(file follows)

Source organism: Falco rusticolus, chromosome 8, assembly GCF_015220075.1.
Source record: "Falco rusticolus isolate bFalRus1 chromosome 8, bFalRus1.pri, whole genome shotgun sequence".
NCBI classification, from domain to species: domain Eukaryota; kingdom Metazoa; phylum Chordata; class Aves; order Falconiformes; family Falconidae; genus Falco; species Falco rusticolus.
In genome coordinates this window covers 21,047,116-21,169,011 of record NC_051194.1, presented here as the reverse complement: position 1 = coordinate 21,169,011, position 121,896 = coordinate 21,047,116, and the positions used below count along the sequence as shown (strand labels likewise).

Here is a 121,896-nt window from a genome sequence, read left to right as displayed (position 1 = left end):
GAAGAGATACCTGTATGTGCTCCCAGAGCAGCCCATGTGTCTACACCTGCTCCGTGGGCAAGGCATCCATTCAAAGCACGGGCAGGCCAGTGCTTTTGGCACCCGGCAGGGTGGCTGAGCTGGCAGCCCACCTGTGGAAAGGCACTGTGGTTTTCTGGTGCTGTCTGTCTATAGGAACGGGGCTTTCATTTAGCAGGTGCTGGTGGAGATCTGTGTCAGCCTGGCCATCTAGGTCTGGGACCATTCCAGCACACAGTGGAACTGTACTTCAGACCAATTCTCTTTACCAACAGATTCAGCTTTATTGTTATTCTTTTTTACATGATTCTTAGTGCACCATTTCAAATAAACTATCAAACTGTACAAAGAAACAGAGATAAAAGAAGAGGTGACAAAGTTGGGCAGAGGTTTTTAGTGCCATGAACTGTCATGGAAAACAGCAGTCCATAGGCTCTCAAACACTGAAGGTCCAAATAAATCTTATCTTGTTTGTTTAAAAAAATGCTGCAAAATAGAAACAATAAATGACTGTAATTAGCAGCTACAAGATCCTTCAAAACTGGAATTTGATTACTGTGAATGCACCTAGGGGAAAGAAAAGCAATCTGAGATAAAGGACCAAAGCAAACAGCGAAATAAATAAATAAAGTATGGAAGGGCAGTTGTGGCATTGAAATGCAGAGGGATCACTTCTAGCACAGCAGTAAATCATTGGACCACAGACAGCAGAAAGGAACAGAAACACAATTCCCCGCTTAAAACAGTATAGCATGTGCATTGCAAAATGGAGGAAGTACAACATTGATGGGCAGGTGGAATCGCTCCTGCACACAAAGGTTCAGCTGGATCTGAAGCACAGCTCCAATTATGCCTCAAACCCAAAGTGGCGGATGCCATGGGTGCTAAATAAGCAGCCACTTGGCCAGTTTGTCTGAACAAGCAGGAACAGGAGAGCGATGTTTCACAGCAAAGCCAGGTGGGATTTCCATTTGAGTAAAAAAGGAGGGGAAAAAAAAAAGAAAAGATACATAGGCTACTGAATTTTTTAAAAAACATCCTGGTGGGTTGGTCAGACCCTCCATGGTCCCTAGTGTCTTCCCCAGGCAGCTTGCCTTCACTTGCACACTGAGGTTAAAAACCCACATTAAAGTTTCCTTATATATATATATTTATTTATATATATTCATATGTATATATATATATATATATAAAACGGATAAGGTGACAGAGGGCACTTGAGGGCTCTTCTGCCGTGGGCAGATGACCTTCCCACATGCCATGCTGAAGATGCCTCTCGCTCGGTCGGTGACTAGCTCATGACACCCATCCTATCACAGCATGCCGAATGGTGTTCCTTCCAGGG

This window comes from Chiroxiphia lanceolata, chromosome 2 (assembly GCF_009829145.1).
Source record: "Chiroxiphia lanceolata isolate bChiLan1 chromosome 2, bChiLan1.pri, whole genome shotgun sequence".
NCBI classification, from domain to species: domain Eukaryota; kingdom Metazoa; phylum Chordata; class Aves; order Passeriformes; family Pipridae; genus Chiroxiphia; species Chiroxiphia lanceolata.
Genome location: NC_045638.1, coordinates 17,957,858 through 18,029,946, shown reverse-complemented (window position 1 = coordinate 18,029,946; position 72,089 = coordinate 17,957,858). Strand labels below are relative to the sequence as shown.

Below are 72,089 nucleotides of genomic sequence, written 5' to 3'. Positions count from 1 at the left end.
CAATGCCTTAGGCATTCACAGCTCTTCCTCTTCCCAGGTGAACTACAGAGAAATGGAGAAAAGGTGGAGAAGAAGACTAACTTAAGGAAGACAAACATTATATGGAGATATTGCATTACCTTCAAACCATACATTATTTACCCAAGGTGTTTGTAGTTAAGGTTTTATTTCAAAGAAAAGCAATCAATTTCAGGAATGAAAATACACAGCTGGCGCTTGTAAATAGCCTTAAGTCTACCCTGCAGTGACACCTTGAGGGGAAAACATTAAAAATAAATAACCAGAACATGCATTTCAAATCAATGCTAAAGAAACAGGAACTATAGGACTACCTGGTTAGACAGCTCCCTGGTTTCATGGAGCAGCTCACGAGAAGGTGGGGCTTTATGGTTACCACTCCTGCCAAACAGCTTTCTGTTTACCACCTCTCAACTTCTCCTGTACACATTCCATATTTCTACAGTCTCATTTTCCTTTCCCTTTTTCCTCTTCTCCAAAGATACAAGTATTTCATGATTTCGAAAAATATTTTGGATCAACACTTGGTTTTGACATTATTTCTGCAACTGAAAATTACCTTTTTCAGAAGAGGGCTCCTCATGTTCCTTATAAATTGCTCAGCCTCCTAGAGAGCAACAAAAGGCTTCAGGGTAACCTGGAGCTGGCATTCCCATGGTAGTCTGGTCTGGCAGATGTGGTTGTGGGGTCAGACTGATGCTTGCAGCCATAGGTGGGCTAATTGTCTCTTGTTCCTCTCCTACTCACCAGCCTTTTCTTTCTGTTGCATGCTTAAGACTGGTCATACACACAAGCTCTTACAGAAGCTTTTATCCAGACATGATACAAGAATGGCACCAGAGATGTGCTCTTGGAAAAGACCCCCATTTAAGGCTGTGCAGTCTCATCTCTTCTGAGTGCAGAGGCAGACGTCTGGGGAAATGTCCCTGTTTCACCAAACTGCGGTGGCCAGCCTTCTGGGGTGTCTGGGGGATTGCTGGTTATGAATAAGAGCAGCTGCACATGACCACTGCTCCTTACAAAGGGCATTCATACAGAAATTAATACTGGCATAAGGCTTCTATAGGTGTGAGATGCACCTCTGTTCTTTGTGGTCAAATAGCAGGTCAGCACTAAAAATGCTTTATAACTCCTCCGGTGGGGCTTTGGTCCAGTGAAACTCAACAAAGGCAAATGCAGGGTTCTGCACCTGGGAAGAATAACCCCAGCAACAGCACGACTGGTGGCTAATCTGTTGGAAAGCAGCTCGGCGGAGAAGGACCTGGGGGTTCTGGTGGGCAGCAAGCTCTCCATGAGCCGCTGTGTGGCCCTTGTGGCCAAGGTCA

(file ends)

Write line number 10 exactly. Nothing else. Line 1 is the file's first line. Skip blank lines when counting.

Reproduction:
Genome location: NC_045638.1, coordinates 17,957,858 through 18,029,946, shown reverse-complemented (window position 1 = coordinate 18,029,946; position 72,089 = coordinate 17,957,858). Strand labels below are relative to the sequence as shown.